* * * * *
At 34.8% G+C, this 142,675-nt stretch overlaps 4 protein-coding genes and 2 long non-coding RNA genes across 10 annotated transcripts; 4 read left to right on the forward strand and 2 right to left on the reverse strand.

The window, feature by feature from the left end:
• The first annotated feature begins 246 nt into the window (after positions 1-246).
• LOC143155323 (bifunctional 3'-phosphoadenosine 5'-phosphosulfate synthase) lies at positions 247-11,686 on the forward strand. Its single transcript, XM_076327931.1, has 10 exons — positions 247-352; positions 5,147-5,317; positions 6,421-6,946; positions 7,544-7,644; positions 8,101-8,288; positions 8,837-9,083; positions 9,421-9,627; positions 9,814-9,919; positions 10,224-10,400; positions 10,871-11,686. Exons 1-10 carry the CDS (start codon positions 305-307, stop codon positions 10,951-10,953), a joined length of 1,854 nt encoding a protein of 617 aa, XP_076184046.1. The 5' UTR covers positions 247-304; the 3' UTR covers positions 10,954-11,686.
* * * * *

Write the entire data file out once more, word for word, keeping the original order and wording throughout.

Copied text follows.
At 34.8% G+C, this 142,675-nt stretch overlaps 4 protein-coding genes and 2 long non-coding RNA genes across 10 annotated transcripts; 4 read left to right on the forward strand and 2 right to left on the reverse strand.

The window, feature by feature from the left end:
• The first annotated feature begins 246 nt into the window (after positions 1-246).
• LOC143155323 (bifunctional 3'-phosphoadenosine 5'-phosphosulfate synthase) lies at positions 247-11,686 on the forward strand. Its single transcript, XM_076327931.1, has 10 exons — positions 247-352; positions 5,147-5,317; positions 6,421-6,946; positions 7,544-7,644; positions 8,101-8,288; positions 8,837-9,083; positions 9,421-9,627; positions 9,814-9,919; positions 10,224-10,400; positions 10,871-11,686. Exons 1-10 carry the CDS (start codon positions 305-307, stop codon positions 10,951-10,953), a joined length of 1,854 nt encoding a protein of 617 aa, XP_076184046.1. The 5' UTR covers positions 247-304; the 3' UTR covers positions 10,954-11,686.